Hampton entered the game with a less-than-spectacular 6-8 record and 5.36 ERA compared with Cain's 12-2 record and 2.12 ERA.
"So many times I've been one pitch away from a quality start," said Hampton, who returned to the Astros this season after pitching for them from 1994-99. "I made that pitch tonight and all that emotion came out, to see all that hard work pay off."
Hampton, characteristically, did give up a run in the first inning on three singles.
"That's been my whole career," he said of his traditional problems in the first. He gave up another in the third on two more singles, an error by himself and a sacrifice fly to make it 2-0.
Geoff Blum gave Houston some hope of keeping Cain from winning his league-leading 13th game when he homered to lead off the bottom of the fifth.
"You've got to hope he makes a mistake," Astros manager Cecil Cooper said of facing Cain. "He got Blum to chase some pitches down in the zone. He came back to it and Blum went down and got it."
The key for Hampton was surviving the sixth inning.
He hit Ryan Garko to start the inning and, after striking out Aaron Rowand, gave up a double to Edgar Renteria. The Astros walked Randy Winn intentionally to bring up Cain.
Hampton struck out Cain and Eugenio Velez to escape the inning and keep the Astros within a run.
"Mike was bending, but not breaking," Cooper said. "The last three or four innings he really battled. He did a good job for us."
"He threw a lot of strikes, a lot of fastballs, a lot of fastballs in," Rodriguez said of Hampton. "The big thing was his control."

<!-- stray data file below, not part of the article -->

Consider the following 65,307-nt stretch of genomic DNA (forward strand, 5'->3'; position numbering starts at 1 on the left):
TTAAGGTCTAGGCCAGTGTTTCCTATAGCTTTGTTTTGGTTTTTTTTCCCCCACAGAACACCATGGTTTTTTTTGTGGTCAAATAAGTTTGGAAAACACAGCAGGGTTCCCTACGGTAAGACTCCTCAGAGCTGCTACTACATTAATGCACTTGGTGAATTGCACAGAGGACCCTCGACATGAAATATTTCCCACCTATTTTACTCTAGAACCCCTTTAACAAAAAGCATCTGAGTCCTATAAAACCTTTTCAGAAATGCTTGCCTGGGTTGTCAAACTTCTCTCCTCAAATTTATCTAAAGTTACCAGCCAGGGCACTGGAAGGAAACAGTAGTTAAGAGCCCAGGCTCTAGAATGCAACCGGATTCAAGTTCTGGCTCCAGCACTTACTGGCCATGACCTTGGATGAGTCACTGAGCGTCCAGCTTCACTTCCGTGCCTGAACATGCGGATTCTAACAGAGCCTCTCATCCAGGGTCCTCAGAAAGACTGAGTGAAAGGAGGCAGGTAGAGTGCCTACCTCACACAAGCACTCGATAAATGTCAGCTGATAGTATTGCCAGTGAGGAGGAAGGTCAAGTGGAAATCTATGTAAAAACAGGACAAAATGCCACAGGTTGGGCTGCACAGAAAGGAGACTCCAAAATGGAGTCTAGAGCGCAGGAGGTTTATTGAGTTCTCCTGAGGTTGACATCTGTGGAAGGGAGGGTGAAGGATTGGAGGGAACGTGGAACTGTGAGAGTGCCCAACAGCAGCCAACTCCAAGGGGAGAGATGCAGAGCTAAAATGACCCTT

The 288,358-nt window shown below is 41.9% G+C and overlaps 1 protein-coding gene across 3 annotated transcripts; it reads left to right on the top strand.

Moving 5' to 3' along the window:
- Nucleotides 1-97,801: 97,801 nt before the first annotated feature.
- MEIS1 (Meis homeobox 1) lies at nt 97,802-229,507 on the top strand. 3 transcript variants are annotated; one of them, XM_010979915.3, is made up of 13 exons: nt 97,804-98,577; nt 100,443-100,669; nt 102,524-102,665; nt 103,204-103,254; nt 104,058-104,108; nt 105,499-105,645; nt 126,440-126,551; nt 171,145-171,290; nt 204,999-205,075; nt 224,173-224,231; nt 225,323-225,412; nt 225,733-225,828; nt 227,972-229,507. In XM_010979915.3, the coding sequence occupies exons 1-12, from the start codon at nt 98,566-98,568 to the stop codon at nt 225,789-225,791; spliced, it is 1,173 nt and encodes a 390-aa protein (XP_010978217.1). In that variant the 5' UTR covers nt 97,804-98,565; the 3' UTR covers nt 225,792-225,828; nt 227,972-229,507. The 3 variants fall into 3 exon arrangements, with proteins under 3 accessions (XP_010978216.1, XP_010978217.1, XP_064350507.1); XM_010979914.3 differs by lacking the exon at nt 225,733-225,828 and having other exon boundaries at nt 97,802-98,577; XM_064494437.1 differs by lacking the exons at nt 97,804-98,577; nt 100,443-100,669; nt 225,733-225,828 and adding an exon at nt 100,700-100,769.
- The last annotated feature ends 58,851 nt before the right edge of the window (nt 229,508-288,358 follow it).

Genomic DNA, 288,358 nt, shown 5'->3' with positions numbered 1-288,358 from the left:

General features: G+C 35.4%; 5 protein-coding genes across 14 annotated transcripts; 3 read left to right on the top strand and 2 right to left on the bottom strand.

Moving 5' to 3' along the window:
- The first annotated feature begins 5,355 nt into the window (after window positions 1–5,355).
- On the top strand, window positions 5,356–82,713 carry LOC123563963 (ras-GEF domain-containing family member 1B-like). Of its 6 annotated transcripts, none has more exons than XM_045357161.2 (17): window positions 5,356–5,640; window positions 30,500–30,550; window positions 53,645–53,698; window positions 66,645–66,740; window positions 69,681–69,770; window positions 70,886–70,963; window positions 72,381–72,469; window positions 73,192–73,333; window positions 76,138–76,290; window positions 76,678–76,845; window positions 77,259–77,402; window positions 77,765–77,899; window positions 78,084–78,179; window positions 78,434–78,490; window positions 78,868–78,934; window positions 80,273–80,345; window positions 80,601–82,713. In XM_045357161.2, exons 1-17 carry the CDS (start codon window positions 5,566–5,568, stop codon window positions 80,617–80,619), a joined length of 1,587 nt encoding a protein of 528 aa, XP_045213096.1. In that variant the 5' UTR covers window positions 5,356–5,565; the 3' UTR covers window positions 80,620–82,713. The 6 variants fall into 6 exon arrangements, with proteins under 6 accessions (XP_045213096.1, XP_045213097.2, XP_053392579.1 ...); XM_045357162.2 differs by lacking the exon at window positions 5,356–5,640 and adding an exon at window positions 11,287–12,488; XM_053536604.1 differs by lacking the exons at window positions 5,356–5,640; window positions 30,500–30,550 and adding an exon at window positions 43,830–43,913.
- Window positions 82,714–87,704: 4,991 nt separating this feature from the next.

Hampton (7-8) left after six innings, giving up eight hits but only one earned run.
"It's a big win because [Cain's] been phenomenal this year," said Hampton, who benefited from some good defense, including right fielder Hunter Pence throwing out Renteria at home in the second.
"That's what it takes," Hampton said. "They're going to put a lot of balls in play when I pitch."
Michael Bourn opened the last of the sixth with a triple to right-center off Cain. Matsui followed with his fifth homer of the season, hitting a 3-2 pitch off the foul pole in right.
"I was looking for fastball," Matsui said through an interpreter. "It was inside. I was hoping it wouldn't go foul. I was relaxed at the plate because Michael Bourn [has] speed at third. Even if I hit a ground ball, Michael Bourn could score with the infield back."
Cain didn't think either home run was a bad pitch.
"I thought the one to Blum was a good pitch; he just got the barrel to it. And then the one to Matsui, I haven't taken a look at, but I assume he just got the head [of the bat] on it," Cain said.
Of the eight hits Cain allowed over eight innings, five were for extra bases.
"He keeps you off-balance," said Bourn, who hit a single as well as a triple in four at-bats against Cain. "His fastball is sneaky. Everything else is off-speed. He brings it every night. We battled against him. In the eighth inning, he's still throwing 95, 96 [mph]."
The Astros stretched their lead to 4-2 in the eighth on a two-out triple by Pence and a single by Carlos Lee to score a run the Astros needed when closer Jose Valverde (save No. 13) gave up a run in the top of the ninth.
Lee went 3-for-4 off Cain with a double and two singles.
"In that situation, I wasn't thinking he was going to give me anything to hit," Lee said of his hit in the eighth that drove in Pence from third. "I got lucky. His fastball is so explosive."
"That run obviously went on to win the game," Cain said. "That is a big run to keep it 3-2, and I left a slider up a little bit and he was able to bloop it over the infield."
Cooper was happy to see his offense produce four runs off a pitcher like Cain, especially after the Astros had scored three or fewer runs in eight of the last nine games, seven of them losses.
"We've been scuffling to score runs," Cooper said. "Carlos put a real good swing [on a couple of pitches] and Michael got a couple of good swings on him."